From January 2024, a new project in the Region of Southern Denmark will investigate which patients suffering from lung conditions can safely switch to a more climate friendly powder-based inhaler instead of an aerosol inhaler.
Up to 25% of the greenhouse gasses coming from the Danish hospitals can be linked to the use of medicine. 3% of this amount is solely related to the use of aerosol inhalers (pMDI) that contain hydrofluorocarbons (HFC). Therefore, the use of aerosol inhalers has a significantly higher climate impact than the powder inhalers (DPI) as the latter does not use HFC gasses.
The purpose of the project is to investigate which patients suffering from lung conditions can switch to more climate friendly powder-based inhalers (Dry Powder Inhaler, DPI) instead of aerosol inhalers (Pressurised Metered- Dose Inhaler, pMDI) in a safe manner and without compromising their treatment and health.
By changing the type of inhalers, the healthcare sector would be able to contribute significantly to the sustainability agenda as DPI inhalers emit significantly less greenhouse gasses than pMDI inhalers.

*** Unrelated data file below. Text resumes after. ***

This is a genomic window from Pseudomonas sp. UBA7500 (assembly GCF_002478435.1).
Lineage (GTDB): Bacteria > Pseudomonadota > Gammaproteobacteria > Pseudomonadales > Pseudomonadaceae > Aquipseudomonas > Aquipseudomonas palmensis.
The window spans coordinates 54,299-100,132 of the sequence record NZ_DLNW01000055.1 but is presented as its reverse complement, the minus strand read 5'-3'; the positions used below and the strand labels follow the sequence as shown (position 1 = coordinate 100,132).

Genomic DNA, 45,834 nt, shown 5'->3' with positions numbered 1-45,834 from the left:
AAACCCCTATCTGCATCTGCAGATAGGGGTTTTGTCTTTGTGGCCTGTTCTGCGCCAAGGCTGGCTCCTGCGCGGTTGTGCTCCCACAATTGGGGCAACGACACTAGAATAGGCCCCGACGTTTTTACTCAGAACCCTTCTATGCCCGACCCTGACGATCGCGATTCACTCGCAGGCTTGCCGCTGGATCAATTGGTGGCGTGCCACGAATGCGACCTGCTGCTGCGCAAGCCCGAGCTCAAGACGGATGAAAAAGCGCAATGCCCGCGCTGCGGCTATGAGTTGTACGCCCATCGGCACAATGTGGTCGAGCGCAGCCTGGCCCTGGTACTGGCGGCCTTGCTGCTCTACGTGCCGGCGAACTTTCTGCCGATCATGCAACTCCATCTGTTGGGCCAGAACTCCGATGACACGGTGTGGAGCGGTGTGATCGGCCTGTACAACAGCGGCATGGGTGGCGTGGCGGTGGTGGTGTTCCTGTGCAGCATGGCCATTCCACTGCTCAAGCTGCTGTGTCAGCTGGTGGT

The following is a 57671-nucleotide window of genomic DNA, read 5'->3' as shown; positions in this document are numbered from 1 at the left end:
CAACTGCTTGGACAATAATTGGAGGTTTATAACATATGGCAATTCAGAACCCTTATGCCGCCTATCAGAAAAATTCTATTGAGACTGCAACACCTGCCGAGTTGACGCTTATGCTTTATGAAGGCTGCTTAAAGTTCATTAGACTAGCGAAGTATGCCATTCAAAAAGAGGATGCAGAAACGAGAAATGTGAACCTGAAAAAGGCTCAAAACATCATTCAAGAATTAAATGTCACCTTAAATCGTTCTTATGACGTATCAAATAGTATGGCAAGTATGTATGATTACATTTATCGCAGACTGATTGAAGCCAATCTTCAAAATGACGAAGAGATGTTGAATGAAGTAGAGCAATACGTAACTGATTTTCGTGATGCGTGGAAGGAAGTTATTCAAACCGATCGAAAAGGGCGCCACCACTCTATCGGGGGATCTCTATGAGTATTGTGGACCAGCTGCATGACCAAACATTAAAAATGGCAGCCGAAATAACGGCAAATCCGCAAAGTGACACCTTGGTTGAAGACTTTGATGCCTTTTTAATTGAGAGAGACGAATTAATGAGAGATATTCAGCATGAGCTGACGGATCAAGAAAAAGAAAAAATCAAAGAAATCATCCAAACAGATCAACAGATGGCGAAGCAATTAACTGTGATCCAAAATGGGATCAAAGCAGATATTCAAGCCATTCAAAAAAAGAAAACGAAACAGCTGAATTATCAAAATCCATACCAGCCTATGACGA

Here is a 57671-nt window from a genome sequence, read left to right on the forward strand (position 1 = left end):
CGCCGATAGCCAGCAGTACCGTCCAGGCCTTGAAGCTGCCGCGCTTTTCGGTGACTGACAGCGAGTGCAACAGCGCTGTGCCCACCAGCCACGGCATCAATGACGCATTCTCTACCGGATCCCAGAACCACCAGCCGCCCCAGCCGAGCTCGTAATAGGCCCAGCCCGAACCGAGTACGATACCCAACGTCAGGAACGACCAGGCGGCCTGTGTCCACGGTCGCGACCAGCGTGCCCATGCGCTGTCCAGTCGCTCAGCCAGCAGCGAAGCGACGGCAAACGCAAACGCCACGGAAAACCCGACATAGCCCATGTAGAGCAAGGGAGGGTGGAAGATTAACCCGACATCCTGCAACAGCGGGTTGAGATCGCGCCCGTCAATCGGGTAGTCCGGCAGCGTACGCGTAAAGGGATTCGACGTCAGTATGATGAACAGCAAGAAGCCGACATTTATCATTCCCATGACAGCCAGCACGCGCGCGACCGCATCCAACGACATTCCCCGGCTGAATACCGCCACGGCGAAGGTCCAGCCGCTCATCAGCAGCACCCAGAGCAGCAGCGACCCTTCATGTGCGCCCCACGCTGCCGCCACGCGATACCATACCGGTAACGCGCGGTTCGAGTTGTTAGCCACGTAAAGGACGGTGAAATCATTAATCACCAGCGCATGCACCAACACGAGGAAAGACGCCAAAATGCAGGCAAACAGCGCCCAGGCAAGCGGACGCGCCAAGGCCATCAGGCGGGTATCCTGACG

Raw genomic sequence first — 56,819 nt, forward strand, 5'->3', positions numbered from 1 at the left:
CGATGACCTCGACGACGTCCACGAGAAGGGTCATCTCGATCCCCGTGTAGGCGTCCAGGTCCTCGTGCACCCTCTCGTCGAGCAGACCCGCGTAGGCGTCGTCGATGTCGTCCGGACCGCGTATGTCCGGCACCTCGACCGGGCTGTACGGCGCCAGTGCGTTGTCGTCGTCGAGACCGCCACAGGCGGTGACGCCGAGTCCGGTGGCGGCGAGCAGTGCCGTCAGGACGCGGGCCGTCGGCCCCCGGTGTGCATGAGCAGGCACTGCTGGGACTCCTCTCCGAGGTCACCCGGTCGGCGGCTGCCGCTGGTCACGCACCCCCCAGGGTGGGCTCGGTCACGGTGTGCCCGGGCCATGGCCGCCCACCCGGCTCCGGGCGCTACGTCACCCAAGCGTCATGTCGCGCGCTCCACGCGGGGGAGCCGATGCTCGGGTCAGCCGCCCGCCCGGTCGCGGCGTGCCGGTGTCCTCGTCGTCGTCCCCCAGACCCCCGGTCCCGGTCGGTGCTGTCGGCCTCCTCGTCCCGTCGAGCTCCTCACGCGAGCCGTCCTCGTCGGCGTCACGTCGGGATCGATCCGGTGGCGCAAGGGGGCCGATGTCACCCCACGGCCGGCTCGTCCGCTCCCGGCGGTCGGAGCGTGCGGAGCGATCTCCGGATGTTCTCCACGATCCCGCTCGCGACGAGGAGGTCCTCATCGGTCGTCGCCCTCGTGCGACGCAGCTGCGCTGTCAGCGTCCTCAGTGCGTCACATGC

The project will collect and analyse historic data on the health status of patients who have switched from aerosol inhalers to powder-based inhalers. These analyses will serve as the foundation for identifying which patients and with which characteristics can potentially switch to powder-based inhalers with no consequences for their treatment or health status. Furthermore, the project will investigate the user perspective and potential barriers for patients and health care professionals in relation to the switch.
The results of the project will serve as the foundation for regional recommendations for implementing processes for switching patients from aerosol- to powder inhalers in a safe manner across the entire region.
The project is led by the Department of Pharmacology at Odense University Hospital, who are in charge of sustainable medicine in the Region of Southern Denmark, in close collaboration with the Health Innovation Centre of Southern Denmark. GSK, Hospital Pharmacy, and the Lung Association are network partners in the project.
If you want to know more, please contact Caroline Strudwick, Project Manager at the Health Innovation Centre of Southern Denmark at Caroline.Strudwick@rsyd.dkCaroline.Strudwick@rsyd.dk